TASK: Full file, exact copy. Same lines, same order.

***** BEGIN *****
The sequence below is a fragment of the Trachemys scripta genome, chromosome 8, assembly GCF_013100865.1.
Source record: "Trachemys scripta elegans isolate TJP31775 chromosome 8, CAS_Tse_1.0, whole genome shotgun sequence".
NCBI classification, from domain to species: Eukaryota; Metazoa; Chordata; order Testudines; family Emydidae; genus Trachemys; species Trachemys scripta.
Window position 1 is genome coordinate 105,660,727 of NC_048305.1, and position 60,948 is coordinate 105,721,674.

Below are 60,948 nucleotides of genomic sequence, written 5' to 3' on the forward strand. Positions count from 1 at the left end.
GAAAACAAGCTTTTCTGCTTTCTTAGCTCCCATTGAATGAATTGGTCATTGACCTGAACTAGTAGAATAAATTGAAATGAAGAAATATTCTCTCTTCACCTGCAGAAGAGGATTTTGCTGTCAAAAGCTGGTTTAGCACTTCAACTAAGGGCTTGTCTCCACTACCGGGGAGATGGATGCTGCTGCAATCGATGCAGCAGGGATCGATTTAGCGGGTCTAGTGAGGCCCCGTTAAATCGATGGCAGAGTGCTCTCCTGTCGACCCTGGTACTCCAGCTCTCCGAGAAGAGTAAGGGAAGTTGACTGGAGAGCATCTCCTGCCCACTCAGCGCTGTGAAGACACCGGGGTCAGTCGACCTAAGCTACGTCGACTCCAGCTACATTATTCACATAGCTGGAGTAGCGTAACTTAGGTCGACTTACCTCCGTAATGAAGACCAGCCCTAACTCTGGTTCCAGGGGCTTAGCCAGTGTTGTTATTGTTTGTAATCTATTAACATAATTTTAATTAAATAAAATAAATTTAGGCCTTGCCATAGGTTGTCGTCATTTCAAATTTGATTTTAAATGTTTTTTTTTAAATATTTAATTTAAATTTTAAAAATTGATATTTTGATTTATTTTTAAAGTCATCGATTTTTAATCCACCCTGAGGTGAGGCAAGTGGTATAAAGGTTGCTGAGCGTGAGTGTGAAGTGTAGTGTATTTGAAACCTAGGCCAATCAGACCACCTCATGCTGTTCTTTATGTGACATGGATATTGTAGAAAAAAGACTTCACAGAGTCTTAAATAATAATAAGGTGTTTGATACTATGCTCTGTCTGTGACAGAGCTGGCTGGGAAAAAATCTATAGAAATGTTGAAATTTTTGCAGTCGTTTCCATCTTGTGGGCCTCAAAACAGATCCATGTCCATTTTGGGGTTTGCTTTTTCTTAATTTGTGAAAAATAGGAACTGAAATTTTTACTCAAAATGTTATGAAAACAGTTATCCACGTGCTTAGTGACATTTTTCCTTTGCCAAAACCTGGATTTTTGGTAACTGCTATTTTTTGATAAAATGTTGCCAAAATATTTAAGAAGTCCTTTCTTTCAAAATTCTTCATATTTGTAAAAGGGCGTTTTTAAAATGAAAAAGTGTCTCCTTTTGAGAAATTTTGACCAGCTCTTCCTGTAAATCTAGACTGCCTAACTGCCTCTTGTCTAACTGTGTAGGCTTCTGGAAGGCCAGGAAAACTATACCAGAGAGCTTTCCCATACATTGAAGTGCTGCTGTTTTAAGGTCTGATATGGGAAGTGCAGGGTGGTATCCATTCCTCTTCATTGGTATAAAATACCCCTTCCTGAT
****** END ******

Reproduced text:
The sequence below is a fragment of the Trachemys scripta genome, chromosome 8, assembly GCF_013100865.1.
Source record: "Trachemys scripta elegans isolate TJP31775 chromosome 8, CAS_Tse_1.0, whole genome shotgun sequence".
NCBI classification, from domain to species: Eukaryota; Metazoa; Chordata; order Testudines; family Emydidae; genus Trachemys; species Trachemys scripta.
Window position 1 is genome coordinate 105,660,727 of NC_048305.1, and position 60,948 is coordinate 105,721,674.

Below are 60,948 nucleotides of genomic sequence, written 5' to 3' on the forward strand. Positions count from 1 at the left end.
GAAAACAAGCTTTTCTGCTTTCTTAGCTCCCATTGAATGAATTGGTCATTGACCTGAACTAGTAGAATAAATTGAAATGAAGAAATATTCTCTCTTCACCTGCAGAAGAGGATTTTGCTGTCAAAAGCTGGTTTAGCACTTCAACTAAGGGCTTGTCTCCACTACCGGGGAGATGGATGCTGCTGCAATCGATGCAGCAGGGATCGATTTAGCGGGTCTAGTGAGGCCCCGTTAAATCGATGGCAGAGTGCTCTCCTGTCGACCCTGGTACTCCAGCTCTCCGAGAAGAGTAAGGGAAGTTGACTGGAGAGCATCTCCTGCCCACTCAGCGCTGTGAAGACACCGGGGTCAGTCGACCTAAGCTACGTCGACTCCAGCTACATTATTCACATAGCTGGAGTAGCGTAACTTAGGTCGACTTACCTCCGTAATGAAGACCAGCCCTAACTCTGGTTCCAGGGGCTTAGCCAGTGTTGTTATTGTTTGTAATCTATTAACATAATTTTAATTAAATAAAATAAATTTAGGCCTTGCCATAGGTTGTCGTCATTTCAAATTTGATTTTAAATGTTTTTTTTTAAATATTTAATTTAAATTTTAAAAATTGATATTTTGATTTATTTTTAAAGTCATCGATTTTTAATCCACCCTGAGGTGAGGCAAGTGGTATAAAGGTTGCTGAGCGTGAGTGTGAAGTGTAGTGTATTTGAAACCTAGGCCAATCAGACCACCTCATGCTGTTCTTTATGTGACATGGATATTGTAGAAAAAAGACTTCACAGAGTCTTAAATAATAATAAGGTGTTTGATACTATGCTCTGTCTGTGACAGAGCTGGCTGGGAAAAAATCTATAGAAATGTTGAAATTTTTGCAGTCGTTTCCATCTTGTGGGCCTCAAAACAGATCCATGTCCATTTTGGGGTTTGCTTTTTCTTAATTTGTGAAAAATAGGAACTGAAATTTTTACTCAAAATGTTATGAAAACAGTTATCCACGTGCTTAGTGACATTTTTCCTTTGCCAAAACCTGGATTTTTGGTAACTGCTATTTTTTGATAAAATGTTGCCAAAATATTTAAGAAGTCCTTTCTTTCAAAATTCTTCATATTTGTAAAAGGGCGTTTTTAAAATGAAAAAGTGTCTCCTTTTGAGAAATTTTGACCAGCTCTTCCTGTAAATCTAGACTGCCTAACTGCCTCTTGTCTAACTGTGTAGGCTTCTGGAAGGCCAGGAAAACTATACCAGAGAGCTTTCCCATACATTGAAGTGCTGCTGTTTTAAGGTCTGATATGGGAAGTGCAGGGTGGTATCCATTCCTCTTCATTGGTATAAAATACCCCTTCCTGAT